A Tool for Business Success
BUSINESS ADVICE FROM CPAS
Your business opportunities improve with the use of a budget-a powerful tool which assists you in achieving your financial goals. A well-designed budget helps you:
- PREDICT INCOME AND EXPENSES.
- CONTROL CASH FLOW.
- COMMUNICATE FINANCIAL GOALS.
As a small business owner, you may not have the time or financial expertise to establish guidelines for predicting income and expenses. Certified public accountants (CPAs) have the knowledge in financial and business matters to assist you in developing an effective budget.
THE BENEFITS OF BUDGETING
Developing a budget for your business on an annual basis allows you to review the business’ overall operations. Budgeting also permits you to identify those factors that are key to the success of the organization. These factors can be closely monitored throughout the year and adjustments can be made for critical elements.
A budget documents your goals and expectations for a given time frame. You may want to share your budget information with people inside your organization and with significant third parties, such as bankers.
Anticipate future cash needs.
Cash flow is the life-blood of any business. Budgeting allows you to look at anticipated sources and uses of cash to determine cash needs for the year. These estimates can be helpful in determining if there will be sufficient cash flow for the year’s operations or if additional sources of cash will be needed to attain financial goals.
Monitor your business’ actual performance.
Most likely, actual business results will differ from your plan. By comparing actual performance to anticipated performance, you will be able to examine the variances and determine the business factors which caused these differences.
The information derived from comparing your budget to actual results will enable you to modify some of the operating elements of your business. In this way, a budget may lead to more practical decision-making.
The process and mechanics of budgeting vary by organization. Generally, budgeting consists of the following three phases. Each stage can provide valuable insights into your business.
Evaluate your revenue position.
Who are your customers? Who is your competition? What economic or technological changes are occurring that may affect your revenue? These and many other questions about your market and your position in that market must be addressed. After carefully evaluating these factors, you can establish realistic revenue goals.
Understand your business’ cost structure.
To generate the desired sales volume, you should recognize the costs involved. What costs are incurred in a year? Which costs are variable and which are fixed regardless of the volume of business activity? Are there unusual, nonrecurring costs which should be anticipated? All costs should be estimated based on the volume of business activity planned.
Research your competitors’ businesses.
What markets are your competitors focusing on? How well do you compete with others in your market? What are your competitors’ revenue and costs? How are their cost structures different from yours? Understanding the revenue and costs of other competitors in your market can help provide guidelines for evaluating the reasonableness of your own cost structure.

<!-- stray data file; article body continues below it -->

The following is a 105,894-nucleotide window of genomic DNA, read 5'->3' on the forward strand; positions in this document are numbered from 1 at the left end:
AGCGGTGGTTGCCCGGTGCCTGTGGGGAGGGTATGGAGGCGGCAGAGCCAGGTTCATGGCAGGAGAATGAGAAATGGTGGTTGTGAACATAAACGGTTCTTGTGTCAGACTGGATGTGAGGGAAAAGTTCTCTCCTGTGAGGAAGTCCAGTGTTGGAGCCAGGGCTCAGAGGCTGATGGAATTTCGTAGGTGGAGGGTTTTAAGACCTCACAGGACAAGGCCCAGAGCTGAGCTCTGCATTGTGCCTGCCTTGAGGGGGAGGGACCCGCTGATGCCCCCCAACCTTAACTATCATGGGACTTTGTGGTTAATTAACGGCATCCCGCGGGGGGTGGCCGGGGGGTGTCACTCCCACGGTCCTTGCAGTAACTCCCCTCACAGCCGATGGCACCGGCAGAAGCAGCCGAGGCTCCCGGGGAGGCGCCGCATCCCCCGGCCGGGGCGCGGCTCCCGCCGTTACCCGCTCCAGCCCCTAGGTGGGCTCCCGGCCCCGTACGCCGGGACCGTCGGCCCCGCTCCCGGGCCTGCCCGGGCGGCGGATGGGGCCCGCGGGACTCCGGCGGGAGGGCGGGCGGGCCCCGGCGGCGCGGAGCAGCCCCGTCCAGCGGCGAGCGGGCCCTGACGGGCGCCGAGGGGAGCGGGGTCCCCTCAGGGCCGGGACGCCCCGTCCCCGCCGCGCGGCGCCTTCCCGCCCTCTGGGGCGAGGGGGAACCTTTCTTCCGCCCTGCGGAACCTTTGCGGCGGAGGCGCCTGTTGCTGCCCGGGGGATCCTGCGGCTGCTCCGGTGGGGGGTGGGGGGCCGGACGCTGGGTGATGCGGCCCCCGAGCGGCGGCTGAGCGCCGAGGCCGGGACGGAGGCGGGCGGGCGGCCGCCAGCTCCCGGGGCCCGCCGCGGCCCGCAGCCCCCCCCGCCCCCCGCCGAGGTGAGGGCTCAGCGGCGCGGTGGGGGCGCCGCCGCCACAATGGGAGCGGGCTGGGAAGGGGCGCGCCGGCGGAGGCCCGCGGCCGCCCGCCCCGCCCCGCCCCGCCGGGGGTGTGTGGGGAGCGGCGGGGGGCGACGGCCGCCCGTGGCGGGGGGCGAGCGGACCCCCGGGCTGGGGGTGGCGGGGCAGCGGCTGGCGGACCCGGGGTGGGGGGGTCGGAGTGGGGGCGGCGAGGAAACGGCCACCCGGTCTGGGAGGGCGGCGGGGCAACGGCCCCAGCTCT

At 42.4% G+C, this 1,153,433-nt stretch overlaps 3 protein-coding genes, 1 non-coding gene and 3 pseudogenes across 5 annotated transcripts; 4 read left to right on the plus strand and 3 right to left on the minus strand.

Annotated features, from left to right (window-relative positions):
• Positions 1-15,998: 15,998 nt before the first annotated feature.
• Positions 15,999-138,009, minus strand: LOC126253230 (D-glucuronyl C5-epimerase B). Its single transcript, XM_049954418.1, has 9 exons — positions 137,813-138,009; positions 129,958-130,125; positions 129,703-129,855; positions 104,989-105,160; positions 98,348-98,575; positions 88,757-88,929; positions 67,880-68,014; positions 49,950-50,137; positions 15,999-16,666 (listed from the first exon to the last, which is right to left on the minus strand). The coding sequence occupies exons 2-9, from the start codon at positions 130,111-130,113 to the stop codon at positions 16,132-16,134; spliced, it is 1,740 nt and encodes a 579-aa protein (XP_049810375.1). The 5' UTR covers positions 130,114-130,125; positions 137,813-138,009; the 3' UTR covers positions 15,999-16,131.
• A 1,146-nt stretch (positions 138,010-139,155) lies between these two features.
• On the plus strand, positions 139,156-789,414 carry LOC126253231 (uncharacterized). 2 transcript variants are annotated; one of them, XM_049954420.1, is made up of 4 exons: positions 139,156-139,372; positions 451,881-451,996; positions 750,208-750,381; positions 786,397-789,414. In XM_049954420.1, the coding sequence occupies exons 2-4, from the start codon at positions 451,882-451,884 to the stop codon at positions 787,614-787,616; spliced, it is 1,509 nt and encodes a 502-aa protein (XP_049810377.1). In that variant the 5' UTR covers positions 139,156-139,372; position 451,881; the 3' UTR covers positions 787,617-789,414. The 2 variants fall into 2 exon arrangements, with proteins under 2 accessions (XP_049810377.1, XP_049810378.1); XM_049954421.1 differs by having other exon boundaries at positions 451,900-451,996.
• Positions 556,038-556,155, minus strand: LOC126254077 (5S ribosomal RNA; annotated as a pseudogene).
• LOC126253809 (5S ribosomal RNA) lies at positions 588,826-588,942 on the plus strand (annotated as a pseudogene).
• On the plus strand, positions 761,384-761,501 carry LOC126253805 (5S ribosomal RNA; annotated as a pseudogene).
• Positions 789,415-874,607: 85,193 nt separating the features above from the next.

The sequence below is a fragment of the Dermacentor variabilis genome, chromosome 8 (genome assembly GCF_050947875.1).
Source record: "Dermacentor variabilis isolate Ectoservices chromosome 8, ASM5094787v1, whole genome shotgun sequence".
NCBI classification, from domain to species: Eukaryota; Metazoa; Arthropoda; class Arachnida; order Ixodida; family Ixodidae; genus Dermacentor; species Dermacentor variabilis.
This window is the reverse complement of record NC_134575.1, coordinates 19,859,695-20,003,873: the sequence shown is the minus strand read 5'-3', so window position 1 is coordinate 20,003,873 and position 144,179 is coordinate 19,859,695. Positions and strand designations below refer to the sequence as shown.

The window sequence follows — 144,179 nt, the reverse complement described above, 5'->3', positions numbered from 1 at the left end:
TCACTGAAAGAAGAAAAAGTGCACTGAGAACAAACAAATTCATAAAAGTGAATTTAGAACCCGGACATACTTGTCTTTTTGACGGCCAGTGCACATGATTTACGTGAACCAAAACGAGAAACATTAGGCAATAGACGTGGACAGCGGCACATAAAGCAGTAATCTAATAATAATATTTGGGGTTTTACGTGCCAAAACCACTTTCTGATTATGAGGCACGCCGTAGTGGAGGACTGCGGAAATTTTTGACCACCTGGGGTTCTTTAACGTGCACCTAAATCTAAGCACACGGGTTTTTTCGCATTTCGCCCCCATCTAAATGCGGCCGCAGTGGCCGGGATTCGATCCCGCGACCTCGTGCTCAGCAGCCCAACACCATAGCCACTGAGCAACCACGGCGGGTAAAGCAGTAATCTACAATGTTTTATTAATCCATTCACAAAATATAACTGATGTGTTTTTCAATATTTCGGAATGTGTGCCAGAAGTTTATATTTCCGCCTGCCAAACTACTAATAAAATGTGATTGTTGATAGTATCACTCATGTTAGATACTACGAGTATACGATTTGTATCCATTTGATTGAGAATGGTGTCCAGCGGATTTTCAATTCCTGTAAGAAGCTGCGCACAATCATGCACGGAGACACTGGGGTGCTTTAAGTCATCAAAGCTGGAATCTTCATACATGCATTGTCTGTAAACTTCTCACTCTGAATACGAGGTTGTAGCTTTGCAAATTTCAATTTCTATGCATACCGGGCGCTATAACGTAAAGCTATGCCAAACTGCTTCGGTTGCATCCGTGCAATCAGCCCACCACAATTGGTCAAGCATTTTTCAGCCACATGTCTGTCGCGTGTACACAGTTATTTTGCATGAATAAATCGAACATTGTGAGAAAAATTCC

With the information derived from the research phase and an understanding of your own goals, you can analyze possible revenue and expenses for the next year. After analyzing these alternatives and evaluating the impact of each on the future of your business, you need to decide on one set of revenue and expenses to represent your expectations.
3. Document and communicate the budget.
By itself, the budgeting process is helpful, but many more benefits can be gained by documenting and communicating the final budget. To ensure that your budget is an effective management tool, you must be able to compare budgeted and actual results. For example, a budget which measures sales by type must have a reporting system which provides this financial information.
DEVELOPING THE BUDGET
Creating a useful budget takes time. CPAs can help you make the most of your time by guiding you through the budget process and offering you sound advice in setting realistic objectives. Because of their inroad backgrounds and expertise in business matters, they are qualified to conduct a thorough financial examination of your business. They can then work with you to develop a formal budget which meets your financial goals.
A CPA CAN HELP YOU
Evaluate your marketplace.
Evaluate your company’s cost structure.
Examine the interrelationships of revenue and costs for your type of business.
Compare your company to industry standards.
Focus on the factors which have the most impact on your business’ success.
Prepare and document your budget so it will be a useful management tool.
Develop processes to compare your business’ actual performance and planned performance.
Identify the types of new management information which may help you make more informed decisions.
Budgeting enables you to visualize the future of your business. Using a budget as a benchmark, you can more readily identify where actual performance differs from planned performance. This insight will lead you to adjust the actions of the organization accordingly. A CPA can help make your budget an invaluable vehicle to put you and your business on the road to success.
American Institute of Certified Public Accountants
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New York, NY 10036-8775
Copyright 1991, revised 1995